How to modify general TCP/IP traffic on the fly with Trudy

There are several great tools available to intercept network traffic. Scapy and Wireshark are great tools for passive sniffing and Scapy is also capable of sending additional packets.

In case you want to intercept traffic as a Man-in-the-Middle intermediary we can use many popular tools such as Fiddler, Burp Suite or OWASP ZAP. These are great tools which are, however, built for the HTTP(S) protocol only. What software to use if you need to modify general non-HTTP traffic?

This was exactly my issue when I've analyzed the Telegram IM (see more articles). Telegram uses its own homebrew protocol MTProto directly on top of the TCP/IP suite. Since HTTP or HTTPS is not used at all, the tools mentioned above are not applicable.

The first tool I've found with similar capabilities was Ettercap, which I've already used to perform the MiM setup itself. It provides a simple filtering interface allowing to modify the data routed through. Unfortunately, Ettercap requires the filters to be written in its own language which is quite limiting and was insufficient for my needs at that time.

I finally came across two tools that seemed to solve my problems: Mallory and Trudy. The Mallory software may be found on github and there is a talk about it on youtube from the Black Hat USA conference in 2010. Some time passed since and the project seems to be abandoned. Let's have a look closer look on Trudy, which I've finally successfully used. Trudy was written by @kelbyludwig and its source code is available on github as well.

Trudy

The Trudy software can modify any TCP traffic and it is most likely inspired by the Mallory software mentioned in the previous section. As its documentation states, Trudy is "a transparent proxy that can modify and drop traffic for arbitrary TCP connections". All traffic is routed through Trudy which then applies so called modules to alter it.

Trudy modules are bulks of preprogrammed code to perform modifications desired by the user. Trudy provides an example stub of such a module, and users are encouraged to implement it. Because Trudy is written in Go, all modules are to be written in Go as well. To route the traffic and setup the environment properly, a prepared virtual machine is available.

Virtual machine setup

The VM installs all the required software and Trudy itself as well. Then it routes all the traffic in and out of Trudy using iptables. Trudy receives all the traffic, modifies it based on the used module and sends it back to internet as seen in the following Figure:

Trudy module

The implementation of a module for Trudy is quite straightforward. Trudy
calls specific methods in fixed order, each designed for one particular action.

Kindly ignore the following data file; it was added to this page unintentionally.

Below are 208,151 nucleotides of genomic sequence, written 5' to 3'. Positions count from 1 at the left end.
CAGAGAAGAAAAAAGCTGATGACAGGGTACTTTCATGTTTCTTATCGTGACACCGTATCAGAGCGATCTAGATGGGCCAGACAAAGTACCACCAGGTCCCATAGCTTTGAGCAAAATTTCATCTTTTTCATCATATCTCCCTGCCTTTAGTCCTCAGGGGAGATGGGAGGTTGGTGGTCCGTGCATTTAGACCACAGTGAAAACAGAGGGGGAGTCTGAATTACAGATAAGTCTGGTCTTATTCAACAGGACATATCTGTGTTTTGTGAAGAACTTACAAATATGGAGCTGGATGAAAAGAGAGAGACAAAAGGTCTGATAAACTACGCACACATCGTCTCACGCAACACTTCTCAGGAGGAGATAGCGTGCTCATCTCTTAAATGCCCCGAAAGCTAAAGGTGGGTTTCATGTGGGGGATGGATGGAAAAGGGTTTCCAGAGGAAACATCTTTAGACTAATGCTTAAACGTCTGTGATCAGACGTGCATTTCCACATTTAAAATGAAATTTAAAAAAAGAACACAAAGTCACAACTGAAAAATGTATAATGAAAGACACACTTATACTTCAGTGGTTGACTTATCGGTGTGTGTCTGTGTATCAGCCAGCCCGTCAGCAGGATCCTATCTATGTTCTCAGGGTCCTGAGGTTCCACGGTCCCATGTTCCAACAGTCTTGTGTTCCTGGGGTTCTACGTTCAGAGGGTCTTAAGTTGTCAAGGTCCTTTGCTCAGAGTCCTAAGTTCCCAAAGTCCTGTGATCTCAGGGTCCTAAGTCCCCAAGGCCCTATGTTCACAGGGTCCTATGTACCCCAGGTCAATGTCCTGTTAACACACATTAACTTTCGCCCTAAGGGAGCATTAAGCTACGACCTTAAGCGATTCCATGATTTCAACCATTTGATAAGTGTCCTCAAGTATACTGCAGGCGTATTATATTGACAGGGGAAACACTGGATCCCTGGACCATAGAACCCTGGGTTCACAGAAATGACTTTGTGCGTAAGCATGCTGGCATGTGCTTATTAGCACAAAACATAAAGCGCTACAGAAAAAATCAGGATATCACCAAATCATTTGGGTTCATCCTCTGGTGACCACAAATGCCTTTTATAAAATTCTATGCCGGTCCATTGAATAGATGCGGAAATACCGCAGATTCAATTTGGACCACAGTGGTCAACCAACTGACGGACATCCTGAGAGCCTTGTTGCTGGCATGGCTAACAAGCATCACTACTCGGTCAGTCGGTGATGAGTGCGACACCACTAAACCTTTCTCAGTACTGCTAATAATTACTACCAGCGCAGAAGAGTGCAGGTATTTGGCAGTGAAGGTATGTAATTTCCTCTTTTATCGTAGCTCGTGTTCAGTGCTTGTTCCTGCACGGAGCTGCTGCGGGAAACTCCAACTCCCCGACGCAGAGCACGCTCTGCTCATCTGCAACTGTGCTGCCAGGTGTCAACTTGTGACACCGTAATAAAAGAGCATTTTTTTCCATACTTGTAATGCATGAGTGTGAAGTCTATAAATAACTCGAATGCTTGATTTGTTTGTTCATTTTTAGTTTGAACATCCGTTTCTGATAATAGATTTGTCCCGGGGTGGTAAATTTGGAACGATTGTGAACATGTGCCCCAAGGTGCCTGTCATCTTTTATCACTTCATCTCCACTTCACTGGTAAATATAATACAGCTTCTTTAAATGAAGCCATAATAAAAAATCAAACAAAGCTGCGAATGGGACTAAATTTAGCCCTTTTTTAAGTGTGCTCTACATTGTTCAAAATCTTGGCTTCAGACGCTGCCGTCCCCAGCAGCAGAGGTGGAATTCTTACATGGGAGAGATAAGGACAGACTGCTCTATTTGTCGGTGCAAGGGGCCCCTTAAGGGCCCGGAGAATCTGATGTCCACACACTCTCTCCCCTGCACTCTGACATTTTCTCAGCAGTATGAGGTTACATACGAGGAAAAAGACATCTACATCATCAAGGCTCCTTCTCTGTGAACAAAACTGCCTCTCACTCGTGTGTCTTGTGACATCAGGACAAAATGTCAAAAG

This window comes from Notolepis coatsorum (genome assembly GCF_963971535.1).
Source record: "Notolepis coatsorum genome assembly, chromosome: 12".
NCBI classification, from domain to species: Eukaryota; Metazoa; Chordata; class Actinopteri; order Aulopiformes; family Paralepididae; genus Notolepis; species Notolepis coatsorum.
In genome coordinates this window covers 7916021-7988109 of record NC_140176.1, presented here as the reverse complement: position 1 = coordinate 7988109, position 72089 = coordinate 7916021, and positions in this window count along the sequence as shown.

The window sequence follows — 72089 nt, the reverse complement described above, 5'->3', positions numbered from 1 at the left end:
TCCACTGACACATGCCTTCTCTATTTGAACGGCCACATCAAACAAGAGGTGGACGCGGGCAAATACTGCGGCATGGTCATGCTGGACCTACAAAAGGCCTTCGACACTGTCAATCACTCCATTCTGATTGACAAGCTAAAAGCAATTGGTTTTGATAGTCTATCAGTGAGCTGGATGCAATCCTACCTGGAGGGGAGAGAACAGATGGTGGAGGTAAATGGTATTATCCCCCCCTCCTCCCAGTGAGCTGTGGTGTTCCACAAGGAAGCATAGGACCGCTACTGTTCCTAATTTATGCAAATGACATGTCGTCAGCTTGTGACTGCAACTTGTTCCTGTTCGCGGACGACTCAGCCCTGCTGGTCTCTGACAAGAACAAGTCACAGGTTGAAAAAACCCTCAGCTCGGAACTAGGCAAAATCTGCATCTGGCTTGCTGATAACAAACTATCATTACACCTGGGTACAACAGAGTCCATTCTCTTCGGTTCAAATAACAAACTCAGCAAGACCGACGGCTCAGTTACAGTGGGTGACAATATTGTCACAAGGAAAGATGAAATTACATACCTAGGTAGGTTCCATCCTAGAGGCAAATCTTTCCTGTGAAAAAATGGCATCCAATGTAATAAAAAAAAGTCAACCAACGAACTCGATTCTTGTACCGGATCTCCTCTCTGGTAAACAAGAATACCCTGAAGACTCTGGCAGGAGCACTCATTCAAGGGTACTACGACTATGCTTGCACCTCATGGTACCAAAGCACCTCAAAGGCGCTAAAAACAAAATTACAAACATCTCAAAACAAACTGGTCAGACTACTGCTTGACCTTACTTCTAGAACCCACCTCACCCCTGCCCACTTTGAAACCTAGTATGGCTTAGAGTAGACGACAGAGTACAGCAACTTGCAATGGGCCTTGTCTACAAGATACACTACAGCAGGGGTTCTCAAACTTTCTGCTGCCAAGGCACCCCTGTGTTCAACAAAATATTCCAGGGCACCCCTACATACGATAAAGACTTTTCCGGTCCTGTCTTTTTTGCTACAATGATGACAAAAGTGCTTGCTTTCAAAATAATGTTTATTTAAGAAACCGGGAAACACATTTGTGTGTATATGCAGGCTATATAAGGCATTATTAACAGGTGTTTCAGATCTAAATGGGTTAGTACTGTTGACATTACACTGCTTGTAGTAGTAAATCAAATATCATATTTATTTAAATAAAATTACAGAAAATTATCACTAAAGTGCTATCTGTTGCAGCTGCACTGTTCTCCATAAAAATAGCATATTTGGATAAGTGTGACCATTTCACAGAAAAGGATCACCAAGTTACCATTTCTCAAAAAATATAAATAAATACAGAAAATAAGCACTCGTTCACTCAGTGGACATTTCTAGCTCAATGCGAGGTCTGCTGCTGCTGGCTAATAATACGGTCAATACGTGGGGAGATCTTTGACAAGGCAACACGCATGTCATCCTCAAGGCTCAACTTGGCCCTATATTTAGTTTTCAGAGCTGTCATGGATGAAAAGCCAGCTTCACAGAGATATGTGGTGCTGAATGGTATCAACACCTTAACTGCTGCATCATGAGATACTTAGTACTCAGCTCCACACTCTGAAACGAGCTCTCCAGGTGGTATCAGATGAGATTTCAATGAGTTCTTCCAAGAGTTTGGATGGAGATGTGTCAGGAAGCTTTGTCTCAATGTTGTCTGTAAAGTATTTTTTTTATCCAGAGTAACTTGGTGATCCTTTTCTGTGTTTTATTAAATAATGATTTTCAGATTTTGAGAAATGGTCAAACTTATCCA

The methods of a single module are as follows:

  • Deserialize() converts the raw payload into a known structure of data (e.g. HTTP)
  • Drop() if true is returned, the whole packet is discarded
  • DoMangle() if true is returned, Mangle() is called
  • Mangle() alters the payload
  • DoIntercept() if true is returned, the data are sent to the Trudy in- terceptor 19
  • DoPrint() if true is returned, PrettyPrint() is called
  • PrettyPrint() prints data in a human friendly format
  • Serialize() converts the data back to raw payload if it were previously deserialized
  • BeforeWriteTo() actions taken before the data are written to one side or the other
  • AfterWriteTo() actions taken after the data are written to one side or the other

Example

This dead simple example of a module cripples all incoming traffic received from an IP address 139.59.129.86 on port 80. It does so by rewriting the whole TCP/IP payload to zeros.

The main part of the module uses the DoMangle() and Mangle() functions:

func (input Data) DoMangle() bool {  
    if input.ServerAddr.String() == "139.59.129.86:80" {
        return true
    }
    return false
}

func (input *Data) Mangle() {  
    for i := range input.Bytes {
        input.Bytes[i] = 0x00
    }
}

The DoMangle() function limits the mangling to our specified IP address and Mangle() does the actual work.

Our test IP address was not chosen randomly, but rather corresponds to a domain of mine - nohttps.susanka.eu. After setting up Trudy with this example module, we can try to access the site via regular browser. The request will work fine but the response will get rewritten with zeros. The browser is obviously unable to parse the response and will eventually time out.

We may confirm this behaviour using WireShark. The picture below shows the modified response. The blue box is the TCP/IP payload - full of zeros as anticipated. The TCP/IP headers are left untouched (before the blue box).

You may find the whole module on my gist. It additionally enables console printing to give you an idea what's going on.

You can use Trudy for a numerous different use cases, it provides an easy interface to alter generic TCP/IP traffic on the air.